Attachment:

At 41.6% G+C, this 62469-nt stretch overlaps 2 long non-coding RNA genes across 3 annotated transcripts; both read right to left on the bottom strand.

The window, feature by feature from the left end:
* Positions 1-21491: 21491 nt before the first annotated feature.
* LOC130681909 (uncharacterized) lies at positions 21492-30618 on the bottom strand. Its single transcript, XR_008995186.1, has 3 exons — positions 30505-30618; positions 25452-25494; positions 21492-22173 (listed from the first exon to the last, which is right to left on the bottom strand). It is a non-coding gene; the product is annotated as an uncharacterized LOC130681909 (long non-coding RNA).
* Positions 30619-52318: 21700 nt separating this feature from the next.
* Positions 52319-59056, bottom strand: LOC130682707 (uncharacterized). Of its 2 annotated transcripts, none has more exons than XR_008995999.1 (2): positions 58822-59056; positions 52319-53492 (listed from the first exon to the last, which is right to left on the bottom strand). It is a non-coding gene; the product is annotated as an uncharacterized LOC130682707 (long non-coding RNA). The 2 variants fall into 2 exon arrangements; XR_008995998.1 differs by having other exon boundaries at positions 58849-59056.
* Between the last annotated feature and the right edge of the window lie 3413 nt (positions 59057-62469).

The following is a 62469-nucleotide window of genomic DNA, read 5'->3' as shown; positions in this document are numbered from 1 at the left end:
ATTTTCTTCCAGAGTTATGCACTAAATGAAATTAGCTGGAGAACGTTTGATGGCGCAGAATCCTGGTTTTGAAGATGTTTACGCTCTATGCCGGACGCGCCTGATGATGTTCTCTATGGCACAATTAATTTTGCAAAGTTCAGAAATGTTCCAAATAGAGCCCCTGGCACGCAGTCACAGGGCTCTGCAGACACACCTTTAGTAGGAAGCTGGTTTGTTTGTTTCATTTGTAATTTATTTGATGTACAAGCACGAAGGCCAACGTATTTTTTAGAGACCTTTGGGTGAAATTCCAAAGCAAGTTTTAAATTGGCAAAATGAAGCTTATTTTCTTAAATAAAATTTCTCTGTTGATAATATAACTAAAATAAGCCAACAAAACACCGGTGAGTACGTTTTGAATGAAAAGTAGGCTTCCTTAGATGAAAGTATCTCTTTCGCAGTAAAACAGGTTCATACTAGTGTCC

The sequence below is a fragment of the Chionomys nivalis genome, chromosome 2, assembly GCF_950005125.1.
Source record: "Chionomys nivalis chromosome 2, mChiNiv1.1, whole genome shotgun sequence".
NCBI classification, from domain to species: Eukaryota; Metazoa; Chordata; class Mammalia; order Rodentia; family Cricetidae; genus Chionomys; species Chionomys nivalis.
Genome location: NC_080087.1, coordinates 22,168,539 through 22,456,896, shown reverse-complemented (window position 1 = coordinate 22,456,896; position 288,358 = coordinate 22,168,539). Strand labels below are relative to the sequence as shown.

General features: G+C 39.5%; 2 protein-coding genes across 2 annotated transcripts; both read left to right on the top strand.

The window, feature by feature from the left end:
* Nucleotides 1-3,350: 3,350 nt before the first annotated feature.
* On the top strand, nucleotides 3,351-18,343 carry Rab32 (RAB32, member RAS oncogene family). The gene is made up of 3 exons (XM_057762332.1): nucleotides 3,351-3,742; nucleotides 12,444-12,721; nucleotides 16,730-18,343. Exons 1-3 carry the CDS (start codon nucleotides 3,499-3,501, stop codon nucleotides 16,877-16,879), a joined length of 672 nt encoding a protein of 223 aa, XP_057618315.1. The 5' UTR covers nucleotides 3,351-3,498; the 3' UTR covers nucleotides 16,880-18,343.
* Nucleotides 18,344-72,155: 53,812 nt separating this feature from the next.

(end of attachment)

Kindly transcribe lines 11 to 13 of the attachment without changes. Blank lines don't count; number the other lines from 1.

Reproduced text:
Source record: "Chionomys nivalis chromosome 2, mChiNiv1.1, whole genome shotgun sequence".
NCBI classification, from domain to species: Eukaryota; Metazoa; Chordata; class Mammalia; order Rodentia; family Cricetidae; genus Chionomys; species Chionomys nivalis.
Genome location: NC_080087.1, coordinates 22,168,539 through 22,456,896, shown reverse-complemented (window position 1 = coordinate 22,456,896; position 288,358 = coordinate 22,168,539). Strand labels below are relative to the sequence as shown.